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Note: This article is about zoomorphic and anthropomorphic characters, not furry fans themselves.

The question when, how much and which type of clothing a furry character will wear is treated in a variety of different ways by artists and authors. Some consider fur to be a fully sufficient substitute for clothing, except in extreme circumstances that require protective wear. On the other end of the spectrum, furries may wear everything that a human would wear, sometimes as a way to integrate better into a human-dominated society. Very common are reduced styles of clothing that still indicate the status of the wearer, but leave out items that would be impractical for furries.

Some furry societies accept public nudity, some regard it as a sign of poverty or a "feral" lifestyle, and in some it may be as much of a taboo as it is in most human societies.

When designing clothing for a furry, one will have to take into account that it will be comfortable to wear on fur, so it should not be too tight. As the body is already protected by a layer of fur, the amount of clothing required for warmth is not as much as it would be for a human.

The most notable difference in most species is certainly the tail, and furry artists have found several ways to design trousers suitable for tails, be it a simple hole, an additional tailsleeve or even a lowered waistband. Digitigrade legs pose another problem to the design of trousers. The legs will have to be rather wide so that they are not in the way, or at least have a considerably different shape to follow the shape of the legs. For these reasons, trousers are sometimes given up completely in favour of kilts or similar items.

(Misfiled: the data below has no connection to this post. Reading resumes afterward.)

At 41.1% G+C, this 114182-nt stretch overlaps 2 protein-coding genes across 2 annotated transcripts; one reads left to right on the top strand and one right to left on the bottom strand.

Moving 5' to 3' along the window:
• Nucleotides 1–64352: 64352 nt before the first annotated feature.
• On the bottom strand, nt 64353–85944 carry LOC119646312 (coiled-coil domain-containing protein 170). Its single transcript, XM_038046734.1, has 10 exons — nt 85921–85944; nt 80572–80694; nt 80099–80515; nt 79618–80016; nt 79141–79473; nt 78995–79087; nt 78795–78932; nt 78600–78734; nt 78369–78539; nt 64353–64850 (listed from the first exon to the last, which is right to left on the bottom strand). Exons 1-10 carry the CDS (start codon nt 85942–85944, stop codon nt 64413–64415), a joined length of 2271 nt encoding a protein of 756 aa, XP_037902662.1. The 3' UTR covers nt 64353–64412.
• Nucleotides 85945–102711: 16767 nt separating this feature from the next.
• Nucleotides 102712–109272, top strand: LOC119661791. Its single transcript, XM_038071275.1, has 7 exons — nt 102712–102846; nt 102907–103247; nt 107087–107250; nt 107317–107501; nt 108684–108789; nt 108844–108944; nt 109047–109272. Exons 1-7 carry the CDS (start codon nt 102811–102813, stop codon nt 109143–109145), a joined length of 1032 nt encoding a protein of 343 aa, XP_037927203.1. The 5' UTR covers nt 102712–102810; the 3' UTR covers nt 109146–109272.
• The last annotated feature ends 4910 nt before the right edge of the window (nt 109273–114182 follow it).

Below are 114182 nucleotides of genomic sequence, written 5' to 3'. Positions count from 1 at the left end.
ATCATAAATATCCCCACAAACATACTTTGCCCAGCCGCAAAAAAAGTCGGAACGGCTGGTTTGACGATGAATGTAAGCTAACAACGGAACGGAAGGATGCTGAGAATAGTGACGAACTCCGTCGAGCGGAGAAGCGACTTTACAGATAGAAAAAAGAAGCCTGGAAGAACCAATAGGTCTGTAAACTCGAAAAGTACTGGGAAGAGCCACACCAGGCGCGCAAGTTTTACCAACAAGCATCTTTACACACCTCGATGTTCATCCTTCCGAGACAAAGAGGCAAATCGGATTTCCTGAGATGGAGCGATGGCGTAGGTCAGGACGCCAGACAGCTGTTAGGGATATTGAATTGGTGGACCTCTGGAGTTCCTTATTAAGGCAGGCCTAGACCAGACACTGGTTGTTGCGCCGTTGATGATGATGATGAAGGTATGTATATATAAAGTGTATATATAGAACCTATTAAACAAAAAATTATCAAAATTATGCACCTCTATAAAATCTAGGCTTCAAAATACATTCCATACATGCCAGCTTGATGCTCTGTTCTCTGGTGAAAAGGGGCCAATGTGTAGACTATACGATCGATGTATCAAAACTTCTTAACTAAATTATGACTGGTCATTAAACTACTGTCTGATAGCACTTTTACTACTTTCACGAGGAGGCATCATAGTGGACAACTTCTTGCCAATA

As paws and hooves come in a variety of shapes, most furries do without footwear or only wear shoes in extreme temperatures or hostile environments. While shoes similar to those of humans can be worn on plantigrade footpaws, it becomes more difficult for digitigrade paws or even hooves, though a few artists have designed shoes for those as well. But it's most common to leave the paws/hooves bare, just as the head and the tail. Equine furries sometimes wear horseshoes.

Flying species, such as bats or avians, have to take into account that the clothing does not inhibit the natural movement and function of the wings and that it doesn't create too much drag. Leather is often considered suitable for this, particularly with bats.

Those with horns or antlers, such as deer, moose or goat, cannot wear T-shirts or similar garments that need to be pulled over the head.

Hats and helmets must be designed so that the ears are not restricted (but protected, if required). Horns and antlers pose additional problems here too.

Personal armour has to be of a special design as well, for example helmets protecting ears and snout, and a protection for the tail. As such items would be expensive and restricting, furries may choose not to wear full armour, and participate in combat utilizing their inherited traits.

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